Alcoholism, Work, and Income
This article reports on an empirical analysis of the relationship between alcoholism and income and working. The authors show that the relationships between alcoholism and labor-market success have important age or life-cycle dimensions. They present evidence that alcoholism may affect income more by restricting labor-market participation than by affecting the wages of workers. Finally, the authors demonstrate that the effects of alcoholism on earnings depend on the extent to which one controls for other covariates associated with alcoholism; as such, they suggest that there may be important indirect as well as direct effects of alcoholism on labor-market success. Copyright 1993 by University of Chicago Press.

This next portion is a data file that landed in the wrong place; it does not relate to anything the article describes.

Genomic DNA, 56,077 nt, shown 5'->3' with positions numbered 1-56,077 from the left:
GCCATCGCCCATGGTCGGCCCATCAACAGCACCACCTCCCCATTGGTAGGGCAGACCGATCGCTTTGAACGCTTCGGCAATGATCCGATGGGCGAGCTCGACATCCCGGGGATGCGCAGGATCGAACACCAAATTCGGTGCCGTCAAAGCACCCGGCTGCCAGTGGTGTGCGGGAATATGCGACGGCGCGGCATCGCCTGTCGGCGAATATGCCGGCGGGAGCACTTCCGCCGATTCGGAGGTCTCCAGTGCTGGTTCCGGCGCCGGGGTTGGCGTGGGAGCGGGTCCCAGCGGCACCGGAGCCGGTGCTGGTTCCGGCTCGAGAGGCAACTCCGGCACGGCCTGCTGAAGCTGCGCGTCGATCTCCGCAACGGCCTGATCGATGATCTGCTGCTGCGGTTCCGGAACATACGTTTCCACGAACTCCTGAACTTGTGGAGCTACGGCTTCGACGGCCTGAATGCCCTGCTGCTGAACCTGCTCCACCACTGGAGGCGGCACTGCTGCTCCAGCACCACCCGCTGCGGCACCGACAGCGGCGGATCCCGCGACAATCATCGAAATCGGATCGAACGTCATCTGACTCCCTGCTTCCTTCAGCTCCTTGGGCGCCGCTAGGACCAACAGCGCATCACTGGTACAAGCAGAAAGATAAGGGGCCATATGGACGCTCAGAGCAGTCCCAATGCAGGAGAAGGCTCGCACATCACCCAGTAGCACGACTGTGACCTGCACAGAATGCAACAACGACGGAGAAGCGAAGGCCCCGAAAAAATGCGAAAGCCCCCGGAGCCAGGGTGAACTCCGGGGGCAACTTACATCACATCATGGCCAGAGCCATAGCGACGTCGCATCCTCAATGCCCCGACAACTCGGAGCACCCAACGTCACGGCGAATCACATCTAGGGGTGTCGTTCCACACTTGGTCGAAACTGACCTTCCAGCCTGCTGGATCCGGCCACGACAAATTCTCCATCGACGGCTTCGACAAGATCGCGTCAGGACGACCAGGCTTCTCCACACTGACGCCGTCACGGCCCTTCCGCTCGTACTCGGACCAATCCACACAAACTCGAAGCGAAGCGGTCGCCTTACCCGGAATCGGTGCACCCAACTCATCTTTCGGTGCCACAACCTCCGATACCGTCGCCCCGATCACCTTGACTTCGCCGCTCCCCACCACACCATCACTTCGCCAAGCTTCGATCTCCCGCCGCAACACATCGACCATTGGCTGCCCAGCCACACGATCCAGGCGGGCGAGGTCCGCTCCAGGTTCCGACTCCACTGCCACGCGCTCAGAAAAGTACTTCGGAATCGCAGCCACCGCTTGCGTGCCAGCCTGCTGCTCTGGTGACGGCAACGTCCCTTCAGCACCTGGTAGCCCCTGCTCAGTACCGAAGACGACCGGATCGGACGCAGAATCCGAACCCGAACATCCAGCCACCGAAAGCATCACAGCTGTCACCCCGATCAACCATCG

If you experience problems downloading a file, check if you have the proper application to view it first. In case of further problems read the IDEAS help page. Note that these files are not on the IDEAS site. Please be patient as the files may be large.
As the access to this document is restricted, you may want to look for a different version under "Related research" (further below) or search for a different version of it.
When requesting a correction, please mention this item's handle: RePEc:ucp:jlabec:v:11:y:1993:i:3:p:494-520. See general information about how to correct material in RePEc.
For technical questions regarding this item, or to correct its authors, title, abstract, bibliographic or download information, contact: (Journals Division)
If references are entirely missing, you can add them using this form.